The New York Times has a story on how Comic-Con has become a venue to market to — gasp! — girls, with lots of info on various toy and clothing lines, including gymnast Nastia Liukin’s Supergirl line of clothing.

And marketers, including publishers, toy manufacturers and Hollywood’s entertainment giants, used Comic-Con 2010 last month to promote products for girls and to build anticipation for new ones. Mattel, for example, used Comic-Con to promote several toy lines for girls, offering an exclusive set of its Polly Pocket dolls dressed as superheroes and promoting Monster High.

I was actually interviewed for the piece by author Gregory Schmidt, who was very smart and nice and did a fine job on the story, but everything I said got cut out in editing. I was nonplussed by this, not so much because I didn’t get my name in the NY Times again, but because it leaves the article with just men quoted about selling to girls.

So yet again it’s a story about girls and women and what they like without a single woman expressing an opinion on the matter. Thanks, guys! We’ll just keep shelling out the money — no need to actually listen to us.


  1. *files nails in traditionally feminine expression of apathy*

    If I said ‘meh’, would male geeks know I was speaking?

  2. I have never been to Comic-Con, but I have been reading comics my whole life, and I can’t help but wonder if the idea that it was, at some time, an exclusively male domain might be a convenient gloss on a more complex reality. I’m thinking here of the popular notion of “Trekkies” as a bunch of loser guys, whereas women have always been active and enthusiastic — possibly even majority — participants in fan culture.

  3. That’s not true, Kate. We have brains. They’re just made out of rib, so we don’t know any better. We need men (the original creation, after all) to make our decisions for us.

    Even when talking to other nerds around the gaming table, there’s always at least one guy who wants to argue with me about an aspect of the female experience, be it how we feel treated by males or child-bearing or having menses or whatever, much less what we like as fellow consumers. It’s gotten to where my automatic reply is, “Oh, I didn’t know you were transgender, I’m sorry”. They try to say things like, “Well, from what I’ve noticed my mom/sister/aunt/gf/wife/whatever, being a woman really is like this”. Yeah, well, you still really have no idea, you’re just trying to prove that your perspective is ultimately the only valid one.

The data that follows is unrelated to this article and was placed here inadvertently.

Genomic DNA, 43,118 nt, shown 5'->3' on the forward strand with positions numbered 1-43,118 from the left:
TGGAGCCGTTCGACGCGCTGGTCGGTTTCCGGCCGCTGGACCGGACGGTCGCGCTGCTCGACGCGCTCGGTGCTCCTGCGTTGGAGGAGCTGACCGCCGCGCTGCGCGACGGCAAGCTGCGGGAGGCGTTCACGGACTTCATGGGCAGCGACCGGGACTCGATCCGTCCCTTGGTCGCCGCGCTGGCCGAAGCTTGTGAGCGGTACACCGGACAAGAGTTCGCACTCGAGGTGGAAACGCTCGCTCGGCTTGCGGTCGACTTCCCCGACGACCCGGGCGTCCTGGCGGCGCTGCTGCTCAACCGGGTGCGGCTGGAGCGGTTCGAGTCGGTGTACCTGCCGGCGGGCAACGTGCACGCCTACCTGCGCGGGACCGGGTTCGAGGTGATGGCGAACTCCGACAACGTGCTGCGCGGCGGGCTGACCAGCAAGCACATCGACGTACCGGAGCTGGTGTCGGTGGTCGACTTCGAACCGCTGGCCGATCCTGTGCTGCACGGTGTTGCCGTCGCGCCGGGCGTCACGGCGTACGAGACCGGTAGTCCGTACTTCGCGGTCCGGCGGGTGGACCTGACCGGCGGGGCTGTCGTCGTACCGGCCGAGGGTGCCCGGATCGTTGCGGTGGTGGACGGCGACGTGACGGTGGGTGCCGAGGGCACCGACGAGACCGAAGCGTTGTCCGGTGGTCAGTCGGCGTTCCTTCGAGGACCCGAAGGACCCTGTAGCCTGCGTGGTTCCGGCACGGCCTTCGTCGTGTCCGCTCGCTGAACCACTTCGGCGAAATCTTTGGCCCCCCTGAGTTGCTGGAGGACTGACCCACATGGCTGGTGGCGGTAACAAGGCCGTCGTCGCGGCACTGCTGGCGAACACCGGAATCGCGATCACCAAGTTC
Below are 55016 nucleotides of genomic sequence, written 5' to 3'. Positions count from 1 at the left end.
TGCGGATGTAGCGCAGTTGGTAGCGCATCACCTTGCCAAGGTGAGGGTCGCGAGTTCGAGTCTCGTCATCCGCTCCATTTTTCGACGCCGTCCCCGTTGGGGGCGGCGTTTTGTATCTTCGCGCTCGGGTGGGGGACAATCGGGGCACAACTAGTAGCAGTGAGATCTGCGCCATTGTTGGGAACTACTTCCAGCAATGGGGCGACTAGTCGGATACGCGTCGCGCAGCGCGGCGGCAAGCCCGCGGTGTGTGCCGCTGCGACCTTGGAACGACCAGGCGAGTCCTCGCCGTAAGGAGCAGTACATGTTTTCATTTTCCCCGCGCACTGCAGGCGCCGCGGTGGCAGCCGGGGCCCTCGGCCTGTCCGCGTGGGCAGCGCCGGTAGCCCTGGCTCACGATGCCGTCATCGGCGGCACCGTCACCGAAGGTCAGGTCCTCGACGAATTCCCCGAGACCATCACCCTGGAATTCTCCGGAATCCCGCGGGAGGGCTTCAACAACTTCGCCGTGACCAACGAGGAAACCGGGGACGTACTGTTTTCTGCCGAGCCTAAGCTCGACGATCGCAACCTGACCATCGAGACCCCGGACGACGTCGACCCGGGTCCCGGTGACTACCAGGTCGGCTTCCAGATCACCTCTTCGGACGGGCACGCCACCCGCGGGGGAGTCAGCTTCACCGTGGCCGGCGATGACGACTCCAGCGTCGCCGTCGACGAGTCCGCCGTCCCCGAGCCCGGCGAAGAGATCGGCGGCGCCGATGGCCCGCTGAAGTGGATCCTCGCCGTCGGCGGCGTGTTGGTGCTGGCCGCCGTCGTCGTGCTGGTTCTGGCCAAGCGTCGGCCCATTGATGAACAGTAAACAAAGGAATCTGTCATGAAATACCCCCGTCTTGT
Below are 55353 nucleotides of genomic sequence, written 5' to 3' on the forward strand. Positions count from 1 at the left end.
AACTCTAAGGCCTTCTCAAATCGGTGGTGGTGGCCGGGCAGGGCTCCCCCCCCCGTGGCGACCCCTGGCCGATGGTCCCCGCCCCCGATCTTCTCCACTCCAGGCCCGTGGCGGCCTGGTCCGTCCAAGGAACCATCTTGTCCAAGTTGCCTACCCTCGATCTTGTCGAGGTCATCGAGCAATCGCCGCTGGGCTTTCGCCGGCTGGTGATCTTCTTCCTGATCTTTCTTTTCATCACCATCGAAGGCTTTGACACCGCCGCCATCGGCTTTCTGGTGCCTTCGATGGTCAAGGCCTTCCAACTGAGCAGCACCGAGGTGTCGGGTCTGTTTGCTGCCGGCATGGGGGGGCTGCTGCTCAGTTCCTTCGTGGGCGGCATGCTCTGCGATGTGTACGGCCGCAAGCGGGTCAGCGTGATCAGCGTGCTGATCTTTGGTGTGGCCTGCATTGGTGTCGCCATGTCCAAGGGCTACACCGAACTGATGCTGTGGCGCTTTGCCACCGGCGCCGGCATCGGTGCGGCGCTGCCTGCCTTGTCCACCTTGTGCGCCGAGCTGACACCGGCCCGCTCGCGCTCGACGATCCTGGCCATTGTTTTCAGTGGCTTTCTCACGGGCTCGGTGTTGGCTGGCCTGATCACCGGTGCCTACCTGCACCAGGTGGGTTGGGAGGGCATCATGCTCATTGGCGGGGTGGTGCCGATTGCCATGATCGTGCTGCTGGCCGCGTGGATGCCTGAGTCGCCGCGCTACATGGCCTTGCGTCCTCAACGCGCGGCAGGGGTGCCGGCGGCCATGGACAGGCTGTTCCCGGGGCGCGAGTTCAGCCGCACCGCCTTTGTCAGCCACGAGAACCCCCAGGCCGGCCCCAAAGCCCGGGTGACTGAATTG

Instead of really listening to women to find out how we work and what we need, it’s usually just easier for most men to tell us how they expect us to work, then call us derogatory slurs if we don’t conform to their models of “girliness”. Obviously what we really want is more dolls and clothes. Where are the toy guns and books being promoted as “girly”? No, we get dolls, because that’s what we are.

  4. We girls will think what men tell us we think!

    There is often something paternalistic about marketing to girls and women, don’t you think? There’s sort of a tone of “See, girls? Look how well we take care of you — we’re making things for you to buy!”

  5. Jessica, I am so with you there on the Trek fans thing, it’s funny in a kind of headdesking way. Weirdly I had an experience with it last night!

    I went to The Shat Ball Trek night at The Knitting Factory last night with some friends (http://bk.knittingfactory.com/event-details/?tfly_event_id=13209) and the comedian guys there kept going on about how shocked they were at all the women in the audience and how they were actually hot.

    Meanwhile, about half of the Star Trek Improv group that performed alongside them was female and so was The Amazing Amy, the Star Trek Contortionist, who is in her 50’s and has been a Trek fan since the first episode.

    HOW ARE YOU SHOCKED, GUYS? Just look at the program!

  6. Star Trek was the “Twilight” of its day. It caused an influx of female fans into SF fandom, surprising male fandom at the Worldcon in San Francisco. Spock was a sex symbol.

    Any Trekker who does not realize that there are numerous female fans is an idiot.

    SF/Fantasy conventions have always had a better gender mix… partly because that fandom appreciates intelligence and diversity more than comic book fandom.

  7. One of the manager/owners of the comic shop I used to work at made a scene at a retailer’s convention when the topic of “appealing to female customers” came up. I think she went off after someone suggested that comic shop aisles be widened for strollers.

    Creepy considering most of the girls who pop into the shop are teens and preteens.

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